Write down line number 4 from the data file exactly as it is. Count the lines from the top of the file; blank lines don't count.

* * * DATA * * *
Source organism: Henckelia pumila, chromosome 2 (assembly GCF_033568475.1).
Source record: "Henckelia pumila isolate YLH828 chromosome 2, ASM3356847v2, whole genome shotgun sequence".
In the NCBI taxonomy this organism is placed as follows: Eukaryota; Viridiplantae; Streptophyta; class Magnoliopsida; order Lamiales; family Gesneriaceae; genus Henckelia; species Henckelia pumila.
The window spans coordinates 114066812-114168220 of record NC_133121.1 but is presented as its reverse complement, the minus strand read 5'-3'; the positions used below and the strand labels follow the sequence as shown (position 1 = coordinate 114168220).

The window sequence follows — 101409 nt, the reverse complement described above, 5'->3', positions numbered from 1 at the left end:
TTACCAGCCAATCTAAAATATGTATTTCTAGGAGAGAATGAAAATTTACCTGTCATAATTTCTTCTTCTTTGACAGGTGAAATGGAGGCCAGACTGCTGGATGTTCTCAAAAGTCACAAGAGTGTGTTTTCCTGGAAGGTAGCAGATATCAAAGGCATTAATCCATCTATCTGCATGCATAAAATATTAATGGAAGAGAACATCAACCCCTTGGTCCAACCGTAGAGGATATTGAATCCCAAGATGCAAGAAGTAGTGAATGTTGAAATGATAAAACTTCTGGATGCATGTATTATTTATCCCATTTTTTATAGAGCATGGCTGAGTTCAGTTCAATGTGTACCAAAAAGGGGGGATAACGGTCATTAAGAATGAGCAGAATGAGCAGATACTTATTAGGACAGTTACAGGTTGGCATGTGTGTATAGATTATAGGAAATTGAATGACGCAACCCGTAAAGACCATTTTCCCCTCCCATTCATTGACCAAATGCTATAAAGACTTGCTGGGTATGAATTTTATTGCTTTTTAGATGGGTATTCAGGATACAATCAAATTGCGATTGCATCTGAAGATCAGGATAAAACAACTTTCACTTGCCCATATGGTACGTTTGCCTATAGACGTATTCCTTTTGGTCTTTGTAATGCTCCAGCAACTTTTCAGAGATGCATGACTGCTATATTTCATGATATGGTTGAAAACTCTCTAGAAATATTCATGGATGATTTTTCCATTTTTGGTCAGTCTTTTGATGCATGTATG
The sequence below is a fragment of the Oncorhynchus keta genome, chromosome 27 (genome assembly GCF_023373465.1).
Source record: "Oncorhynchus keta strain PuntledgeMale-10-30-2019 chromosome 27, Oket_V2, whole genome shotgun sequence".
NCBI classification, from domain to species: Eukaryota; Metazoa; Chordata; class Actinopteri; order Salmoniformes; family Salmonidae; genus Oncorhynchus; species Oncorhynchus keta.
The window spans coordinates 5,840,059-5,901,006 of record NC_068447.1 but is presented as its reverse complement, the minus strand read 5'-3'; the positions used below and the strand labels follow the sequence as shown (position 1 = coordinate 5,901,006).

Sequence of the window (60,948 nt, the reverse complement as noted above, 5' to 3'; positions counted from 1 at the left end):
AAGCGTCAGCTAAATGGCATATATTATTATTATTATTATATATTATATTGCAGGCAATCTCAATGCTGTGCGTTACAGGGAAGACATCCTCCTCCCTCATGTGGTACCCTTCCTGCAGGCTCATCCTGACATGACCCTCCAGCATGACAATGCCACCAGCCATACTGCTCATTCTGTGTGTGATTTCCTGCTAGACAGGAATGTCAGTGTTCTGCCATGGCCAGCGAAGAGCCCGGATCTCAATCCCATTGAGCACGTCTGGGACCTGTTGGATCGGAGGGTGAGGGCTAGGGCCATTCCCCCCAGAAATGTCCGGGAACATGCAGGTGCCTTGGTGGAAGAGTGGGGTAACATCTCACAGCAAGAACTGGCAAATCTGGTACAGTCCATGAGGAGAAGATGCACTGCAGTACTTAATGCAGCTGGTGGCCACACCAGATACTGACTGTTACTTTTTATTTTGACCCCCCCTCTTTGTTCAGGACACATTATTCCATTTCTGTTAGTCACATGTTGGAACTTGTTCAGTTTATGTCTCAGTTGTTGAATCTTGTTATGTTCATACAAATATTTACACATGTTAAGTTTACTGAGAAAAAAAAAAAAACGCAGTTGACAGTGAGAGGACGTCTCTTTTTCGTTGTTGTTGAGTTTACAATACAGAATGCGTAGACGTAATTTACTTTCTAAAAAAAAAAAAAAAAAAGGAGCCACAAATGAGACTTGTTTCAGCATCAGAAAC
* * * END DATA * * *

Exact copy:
The window spans coordinates 114066812-114168220 of record NC_133121.1 but is presented as its reverse complement, the minus strand read 5'-3'; the positions used below and the strand labels follow the sequence as shown (position 1 = coordinate 114168220).